Written by Rhys Creed
Nothing breaks your heart more than heading out on a fishing trip to see the trees swaying side to side. Even worse peering over the body of water expecting to see a mirror that brings a rush of excitement but instead it’s covered in rolling white caps.
Wind is an angler’s worst enemy and it can turn any day into an uncomfortable and sometimes dangerous one. I cannot remember the number of days that have been cut short due to the wind but instead of leaving, you can turn this into an advantage. When this wild breeze is blowing above the water’s surface there is something exciting happening underwater.
Using the Wind to your Advantage
Golden Perch can be an extremely picky fish, especially in the crystal clear waters of our big lakes and dams. They become intelligent, spooky and hard to catch on really sunny, clear and still days. You will find that the fish follow your lures up before turning away constantly all day long and this can become extremely frustrating. It’s exciting if they are taking your lures but frustrating when they continue to shy away.
When this happens, wind becomes your new best friend. Start to search for areas in the dam that are affected by wind: bays, rocky or clay points and creek inflows.
How does the Wind Help
Wind can play a vital role in turning Golden Perch on or any species that lives in a dam for that matter. The wind does a few different things to alter what’s happening underneath the water, not only does it bring the fish on the bite but you can pin point where they are going to be feeding.
1. Dirty Water
This is the best effect of the dirty water in terms of finding hungry fish. When the wind picks up it creates a choppy surface, which lifts the slit and mud from the banks creating dirty water. This boosts the Golden perch’s confidence as they cannot be seen as well. This means they can hide from predators and easily sneak up on their prey. This dirty water also lifts food up from the soil and reeds resulting in a buffet for the Golden’s.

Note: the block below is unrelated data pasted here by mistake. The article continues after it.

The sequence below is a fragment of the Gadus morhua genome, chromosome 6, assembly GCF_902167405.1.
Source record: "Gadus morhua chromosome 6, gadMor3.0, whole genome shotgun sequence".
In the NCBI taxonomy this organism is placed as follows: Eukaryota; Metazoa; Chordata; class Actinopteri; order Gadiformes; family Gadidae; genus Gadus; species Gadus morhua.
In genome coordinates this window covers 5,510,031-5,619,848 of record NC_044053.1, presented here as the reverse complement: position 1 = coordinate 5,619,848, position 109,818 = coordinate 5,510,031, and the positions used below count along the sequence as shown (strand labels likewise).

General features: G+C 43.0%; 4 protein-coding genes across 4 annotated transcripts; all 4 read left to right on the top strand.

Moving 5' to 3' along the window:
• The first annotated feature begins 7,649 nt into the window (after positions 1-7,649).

2. Pushes Food
This reason is an all-time favourite when targeting Trout in lakes. What happens is the wind pushes all the food that is floating around to one side of the lake. This means the fish know exactly where all the food is going to be and they don’t have to expel too much energy searching. Always make sure you fish on the side in which the wind is blowing into.
3. Disturbed/Broken Surface Water
The broken surface water has a similar effect to that of the dirty water. It gives the Perch a feeling of confidence because they cannot be seen from above. In windy conditions and broken water it is very hard for us to be able to see beneath the water’s surface and this is what the Perch prefer.
Techniques and Approach
You want to seek out rocky points or bays where the water is dirtier than the rest of the lake and also areas that are choppy. Most of the time you will actually be able to see the colour change.
Colour Change and Dirty Water
This area of colour change is what you need to find. I can’t tell you how many times we have struggled to catch Golden Perch in the clear water and as soon as we start fishing in the dirty water, we are on! This dirty water is the perfect location for the fish to feed and provides them with a high confidence because they cannot be seen in the clear water.